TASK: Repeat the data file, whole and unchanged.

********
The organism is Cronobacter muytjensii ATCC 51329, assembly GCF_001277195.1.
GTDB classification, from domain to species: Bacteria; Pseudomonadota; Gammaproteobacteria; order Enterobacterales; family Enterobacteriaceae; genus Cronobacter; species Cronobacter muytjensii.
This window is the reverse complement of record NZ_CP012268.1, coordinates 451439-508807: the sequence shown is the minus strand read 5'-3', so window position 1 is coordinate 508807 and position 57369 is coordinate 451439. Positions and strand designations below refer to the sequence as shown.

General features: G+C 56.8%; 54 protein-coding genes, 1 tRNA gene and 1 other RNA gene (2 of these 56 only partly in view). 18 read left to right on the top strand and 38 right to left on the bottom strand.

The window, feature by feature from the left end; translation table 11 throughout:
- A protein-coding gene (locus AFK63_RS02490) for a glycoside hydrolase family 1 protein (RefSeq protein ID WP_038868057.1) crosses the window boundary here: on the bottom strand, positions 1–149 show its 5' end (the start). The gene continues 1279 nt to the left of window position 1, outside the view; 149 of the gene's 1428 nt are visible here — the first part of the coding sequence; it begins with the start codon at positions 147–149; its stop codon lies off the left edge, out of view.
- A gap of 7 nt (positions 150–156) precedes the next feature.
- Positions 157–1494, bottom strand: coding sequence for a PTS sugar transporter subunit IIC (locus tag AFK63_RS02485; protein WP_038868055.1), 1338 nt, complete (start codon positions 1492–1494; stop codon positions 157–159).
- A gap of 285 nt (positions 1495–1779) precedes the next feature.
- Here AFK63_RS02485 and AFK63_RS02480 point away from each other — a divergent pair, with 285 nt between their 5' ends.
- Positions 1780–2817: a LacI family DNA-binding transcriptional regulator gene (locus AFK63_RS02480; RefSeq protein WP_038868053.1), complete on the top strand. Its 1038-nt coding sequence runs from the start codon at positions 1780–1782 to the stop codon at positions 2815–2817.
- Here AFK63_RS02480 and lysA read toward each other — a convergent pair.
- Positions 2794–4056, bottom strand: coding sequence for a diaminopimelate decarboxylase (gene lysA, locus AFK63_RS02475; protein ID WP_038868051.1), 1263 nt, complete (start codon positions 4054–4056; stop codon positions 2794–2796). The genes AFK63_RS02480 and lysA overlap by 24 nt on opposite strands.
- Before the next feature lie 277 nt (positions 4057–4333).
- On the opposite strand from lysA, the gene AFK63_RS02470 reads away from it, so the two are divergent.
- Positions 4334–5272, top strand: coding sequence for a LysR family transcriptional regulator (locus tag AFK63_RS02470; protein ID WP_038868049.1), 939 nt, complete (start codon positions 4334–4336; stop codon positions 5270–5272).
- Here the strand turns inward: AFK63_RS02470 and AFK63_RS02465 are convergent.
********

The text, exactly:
The organism is Cronobacter muytjensii ATCC 51329, assembly GCF_001277195.1.
GTDB classification, from domain to species: Bacteria; Pseudomonadota; Gammaproteobacteria; order Enterobacterales; family Enterobacteriaceae; genus Cronobacter; species Cronobacter muytjensii.
This window is the reverse complement of record NZ_CP012268.1, coordinates 451439-508807: the sequence shown is the minus strand read 5'-3', so window position 1 is coordinate 508807 and position 57369 is coordinate 451439. Positions and strand designations below refer to the sequence as shown.

General features: G+C 56.8%; 54 protein-coding genes, 1 tRNA gene and 1 other RNA gene (2 of these 56 only partly in view). 18 read left to right on the top strand and 38 right to left on the bottom strand.

The window, feature by feature from the left end; translation table 11 throughout:
- A protein-coding gene (locus AFK63_RS02490) for a glycoside hydrolase family 1 protein (RefSeq protein ID WP_038868057.1) crosses the window boundary here: on the bottom strand, positions 1–149 show its 5' end (the start). The gene continues 1279 nt to the left of window position 1, outside the view; 149 of the gene's 1428 nt are visible here — the first part of the coding sequence; it begins with the start codon at positions 147–149; its stop codon lies off the left edge, out of view.
- A gap of 7 nt (positions 150–156) precedes the next feature.
- Positions 157–1494, bottom strand: coding sequence for a PTS sugar transporter subunit IIC (locus tag AFK63_RS02485; protein WP_038868055.1), 1338 nt, complete (start codon positions 1492–1494; stop codon positions 157–159).
- A gap of 285 nt (positions 1495–1779) precedes the next feature.
- Here AFK63_RS02485 and AFK63_RS02480 point away from each other — a divergent pair, with 285 nt between their 5' ends.
- Positions 1780–2817: a LacI family DNA-binding transcriptional regulator gene (locus AFK63_RS02480; RefSeq protein WP_038868053.1), complete on the top strand. Its 1038-nt coding sequence runs from the start codon at positions 1780–1782 to the stop codon at positions 2815–2817.
- Here AFK63_RS02480 and lysA read toward each other — a convergent pair.
- Positions 2794–4056, bottom strand: coding sequence for a diaminopimelate decarboxylase (gene lysA, locus AFK63_RS02475; protein ID WP_038868051.1), 1263 nt, complete (start codon positions 4054–4056; stop codon positions 2794–2796). The genes AFK63_RS02480 and lysA overlap by 24 nt on opposite strands.
- Before the next feature lie 277 nt (positions 4057–4333).
- On the opposite strand from lysA, the gene AFK63_RS02470 reads away from it, so the two are divergent.
- Positions 4334–5272, top strand: coding sequence for a LysR family transcriptional regulator (locus tag AFK63_RS02470; protein ID WP_038868049.1), 939 nt, complete (start codon positions 4334–4336; stop codon positions 5270–5272).
- Here the strand turns inward: AFK63_RS02470 and AFK63_RS02465 are convergent.